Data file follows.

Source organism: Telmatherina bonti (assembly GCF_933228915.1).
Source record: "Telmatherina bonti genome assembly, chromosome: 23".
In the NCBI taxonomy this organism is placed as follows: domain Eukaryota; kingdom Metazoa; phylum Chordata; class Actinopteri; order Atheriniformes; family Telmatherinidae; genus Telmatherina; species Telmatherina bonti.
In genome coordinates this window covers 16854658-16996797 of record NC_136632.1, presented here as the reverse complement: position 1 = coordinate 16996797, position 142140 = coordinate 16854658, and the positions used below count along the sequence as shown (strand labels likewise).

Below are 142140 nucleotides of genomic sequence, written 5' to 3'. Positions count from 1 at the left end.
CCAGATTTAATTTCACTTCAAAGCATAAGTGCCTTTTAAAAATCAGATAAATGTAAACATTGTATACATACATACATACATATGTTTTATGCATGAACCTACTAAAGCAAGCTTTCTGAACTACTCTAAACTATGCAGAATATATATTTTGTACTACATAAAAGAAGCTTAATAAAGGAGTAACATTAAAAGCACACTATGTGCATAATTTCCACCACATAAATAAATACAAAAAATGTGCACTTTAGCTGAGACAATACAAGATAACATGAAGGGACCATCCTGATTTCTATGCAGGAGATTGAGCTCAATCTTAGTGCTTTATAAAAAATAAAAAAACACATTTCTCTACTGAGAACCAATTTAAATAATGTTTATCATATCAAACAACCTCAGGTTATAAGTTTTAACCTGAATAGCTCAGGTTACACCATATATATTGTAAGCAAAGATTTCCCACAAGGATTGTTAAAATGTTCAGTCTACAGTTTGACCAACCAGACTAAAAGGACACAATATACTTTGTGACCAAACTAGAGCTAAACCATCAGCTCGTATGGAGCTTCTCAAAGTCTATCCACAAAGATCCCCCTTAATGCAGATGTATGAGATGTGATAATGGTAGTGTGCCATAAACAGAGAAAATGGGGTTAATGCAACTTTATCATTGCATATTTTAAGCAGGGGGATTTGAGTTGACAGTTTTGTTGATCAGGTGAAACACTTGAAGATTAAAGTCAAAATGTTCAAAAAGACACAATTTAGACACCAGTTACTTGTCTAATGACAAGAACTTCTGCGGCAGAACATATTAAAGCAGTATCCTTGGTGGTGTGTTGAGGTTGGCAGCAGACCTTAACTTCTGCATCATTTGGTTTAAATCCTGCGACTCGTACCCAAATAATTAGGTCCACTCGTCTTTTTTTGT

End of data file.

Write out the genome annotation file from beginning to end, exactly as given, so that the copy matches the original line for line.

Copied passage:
Source organism: Telmatherina bonti (assembly GCF_933228915.1).
Source record: "Telmatherina bonti genome assembly, chromosome: 23".
In the NCBI taxonomy this organism is placed as follows: domain Eukaryota; kingdom Metazoa; phylum Chordata; class Actinopteri; order Atheriniformes; family Telmatherinidae; genus Telmatherina; species Telmatherina bonti.
In genome coordinates this window covers 16854658-16996797 of record NC_136632.1, presented here as the reverse complement: position 1 = coordinate 16996797, position 142140 = coordinate 16854658, and the positions used below count along the sequence as shown (strand labels likewise).

Below are 142140 nucleotides of genomic sequence, written 5' to 3'. Positions count from 1 at the left end.
CCAGATTTAATTTCACTTCAAAGCATAAGTGCCTTTTAAAAATCAGATAAATGTAAACATTGTATACATACATACATACATATGTTTTATGCATGAACCTACTAAAGCAAGCTTTCTGAACTACTCTAAACTATGCAGAATATATATTTTGTACTACATAAAAGAAGCTTAATAAAGGAGTAACATTAAAAGCACACTATGTGCATAATTTCCACCACATAAATAAATACAAAAAATGTGCACTTTAGCTGAGACAATACAAGATAACATGAAGGGACCATCCTGATTTCTATGCAGGAGATTGAGCTCAATCTTAGTGCTTTATAAAAAATAAAAAAACACATTTCTCTACTGAGAACCAATTTAAATAATGTTTATCATATCAAACAACCTCAGGTTATAAGTTTTAACCTGAATAGCTCAGGTTACACCATATATATTGTAAGCAAAGATTTCCCACAAGGATTGTTAAAATGTTCAGTCTACAGTTTGACCAACCAGACTAAAAGGACACAATATACTTTGTGACCAAACTAGAGCTAAACCATCAGCTCGTATGGAGCTTCTCAAAGTCTATCCACAAAGATCCCCCTTAATGCAGATGTATGAGATGTGATAATGGTAGTGTGCCATAAACAGAGAAAATGGGGTTAATGCAACTTTATCATTGCATATTTTAAGCAGGGGGATTTGAGTTGACAGTTTTGTTGATCAGGTGAAACACTTGAAGATTAAAGTCAAAATGTTCAAAAAGACACAATTTAGACACCAGTTACTTGTCTAATGACAAGAACTTCTGCGGCAGAACATATTAAAGCAGTATCCTTGGTGGTGTGTTGAGGTTGGCAGCAGACCTTAACTTCTGCATCATTTGGTTTAAATCCTGCGACTCGTACCCAAATAATTAGGTCCACTCGTCTTTTTTTGT